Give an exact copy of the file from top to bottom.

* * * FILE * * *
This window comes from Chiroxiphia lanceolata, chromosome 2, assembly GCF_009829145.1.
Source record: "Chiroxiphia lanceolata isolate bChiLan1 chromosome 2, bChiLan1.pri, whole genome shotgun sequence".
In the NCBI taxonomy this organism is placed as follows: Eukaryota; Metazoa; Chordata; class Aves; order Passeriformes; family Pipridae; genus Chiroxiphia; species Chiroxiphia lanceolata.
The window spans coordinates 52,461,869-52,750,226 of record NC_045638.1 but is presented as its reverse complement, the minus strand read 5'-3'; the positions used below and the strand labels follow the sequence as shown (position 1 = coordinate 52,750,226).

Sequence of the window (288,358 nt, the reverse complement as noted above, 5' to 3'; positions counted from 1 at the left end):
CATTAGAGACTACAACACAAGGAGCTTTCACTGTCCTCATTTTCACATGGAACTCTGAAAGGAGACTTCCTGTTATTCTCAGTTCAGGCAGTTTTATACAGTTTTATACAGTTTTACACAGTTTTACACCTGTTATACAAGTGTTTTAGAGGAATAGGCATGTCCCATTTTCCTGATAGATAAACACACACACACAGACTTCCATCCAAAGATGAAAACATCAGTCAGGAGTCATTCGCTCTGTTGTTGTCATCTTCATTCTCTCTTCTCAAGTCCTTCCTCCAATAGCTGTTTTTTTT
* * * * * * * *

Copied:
This window comes from Chiroxiphia lanceolata, chromosome 2, assembly GCF_009829145.1.
Source record: "Chiroxiphia lanceolata isolate bChiLan1 chromosome 2, bChiLan1.pri, whole genome shotgun sequence".
In the NCBI taxonomy this organism is placed as follows: Eukaryota; Metazoa; Chordata; class Aves; order Passeriformes; family Pipridae; genus Chiroxiphia; species Chiroxiphia lanceolata.
The window spans coordinates 52,461,869-52,750,226 of record NC_045638.1 but is presented as its reverse complement, the minus strand read 5'-3'; the positions used below and the strand labels follow the sequence as shown (position 1 = coordinate 52,750,226).

Sequence of the window (288,358 nt, the reverse complement as noted above, 5' to 3'; positions counted from 1 at the left end):
CATTAGAGACTACAACACAAGGAGCTTTCACTGTCCTCATTTTCACATGGAACTCTGAAAGGAGACTTCCTGTTATTCTCAGTTCAGGCAGTTTTATACAGTTTTATACAGTTTTACACAGTTTTACACCTGTTATACAAGTGTTTTAGAGGAATAGGCATGTCCCATTTTCCTGATAGATAAACACACACACACAGACTTCCATCCAAAGATGAAAACATCAGTCAGGAGTCATTCGCTCTGTTGTTGTCATCTTCATTCTCTCTTCTCAAGTCCTTCCTCCAATAGCTGTTTTTTTT